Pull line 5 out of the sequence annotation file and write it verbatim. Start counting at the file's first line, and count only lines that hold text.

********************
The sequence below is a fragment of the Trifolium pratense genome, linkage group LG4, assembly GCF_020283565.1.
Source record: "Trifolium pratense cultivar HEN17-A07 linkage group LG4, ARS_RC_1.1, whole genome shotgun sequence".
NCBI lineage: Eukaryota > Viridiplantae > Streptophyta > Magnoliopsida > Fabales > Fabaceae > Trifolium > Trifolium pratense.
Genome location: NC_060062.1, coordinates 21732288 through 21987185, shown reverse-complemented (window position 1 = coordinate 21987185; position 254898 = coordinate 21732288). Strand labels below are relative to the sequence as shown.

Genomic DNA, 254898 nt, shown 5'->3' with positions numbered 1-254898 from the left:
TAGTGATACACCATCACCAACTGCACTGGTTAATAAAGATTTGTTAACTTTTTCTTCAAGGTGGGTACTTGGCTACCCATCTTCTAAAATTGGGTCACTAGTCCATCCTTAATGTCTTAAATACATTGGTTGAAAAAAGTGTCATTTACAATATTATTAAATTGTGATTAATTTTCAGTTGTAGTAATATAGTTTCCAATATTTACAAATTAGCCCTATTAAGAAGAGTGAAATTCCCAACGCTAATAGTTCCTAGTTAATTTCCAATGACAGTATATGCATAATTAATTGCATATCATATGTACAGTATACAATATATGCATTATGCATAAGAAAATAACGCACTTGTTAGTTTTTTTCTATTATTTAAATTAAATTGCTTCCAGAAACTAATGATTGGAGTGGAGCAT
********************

Genomic DNA, 254898 nt, shown 5'->3' with positions numbered 1-254898 from the left: